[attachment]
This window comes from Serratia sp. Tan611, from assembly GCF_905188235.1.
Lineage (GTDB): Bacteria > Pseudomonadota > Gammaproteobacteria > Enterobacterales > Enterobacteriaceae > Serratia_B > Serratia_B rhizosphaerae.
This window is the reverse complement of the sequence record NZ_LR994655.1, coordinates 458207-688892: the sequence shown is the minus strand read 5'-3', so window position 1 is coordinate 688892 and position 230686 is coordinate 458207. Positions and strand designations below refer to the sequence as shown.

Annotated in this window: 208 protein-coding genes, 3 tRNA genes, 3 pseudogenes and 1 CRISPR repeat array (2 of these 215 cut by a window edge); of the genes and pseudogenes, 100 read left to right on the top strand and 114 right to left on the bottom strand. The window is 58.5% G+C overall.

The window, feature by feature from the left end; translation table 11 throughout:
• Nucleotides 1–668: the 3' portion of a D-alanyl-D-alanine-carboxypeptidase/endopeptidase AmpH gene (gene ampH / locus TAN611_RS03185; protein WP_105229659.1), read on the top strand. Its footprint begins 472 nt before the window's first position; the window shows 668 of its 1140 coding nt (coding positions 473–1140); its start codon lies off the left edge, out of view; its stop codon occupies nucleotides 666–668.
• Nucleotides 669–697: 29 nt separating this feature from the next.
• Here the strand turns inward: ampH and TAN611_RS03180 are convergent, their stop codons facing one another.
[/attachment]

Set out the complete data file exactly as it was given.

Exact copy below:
This window comes from Serratia sp. Tan611, from assembly GCF_905188235.1.
Lineage (GTDB): Bacteria > Pseudomonadota > Gammaproteobacteria > Enterobacterales > Enterobacteriaceae > Serratia_B > Serratia_B rhizosphaerae.
This window is the reverse complement of the sequence record NZ_LR994655.1, coordinates 458207-688892: the sequence shown is the minus strand read 5'-3', so window position 1 is coordinate 688892 and position 230686 is coordinate 458207. Positions and strand designations below refer to the sequence as shown.

Annotated in this window: 208 protein-coding genes, 3 tRNA genes, 3 pseudogenes and 1 CRISPR repeat array (2 of these 215 cut by a window edge); of the genes and pseudogenes, 100 read left to right on the top strand and 114 right to left on the bottom strand. The window is 58.5% G+C overall.

The window, feature by feature from the left end; translation table 11 throughout:
• Nucleotides 1–668: the 3' portion of a D-alanyl-D-alanine-carboxypeptidase/endopeptidase AmpH gene (gene ampH / locus TAN611_RS03185; protein WP_105229659.1), read on the top strand. Its footprint begins 472 nt before the window's first position; the window shows 668 of its 1140 coding nt (coding positions 473–1140); its start codon lies off the left edge, out of view; its stop codon occupies nucleotides 666–668.
• Nucleotides 669–697: 29 nt separating this feature from the next.
• Here the strand turns inward: ampH and TAN611_RS03180 are convergent, their stop codons facing one another.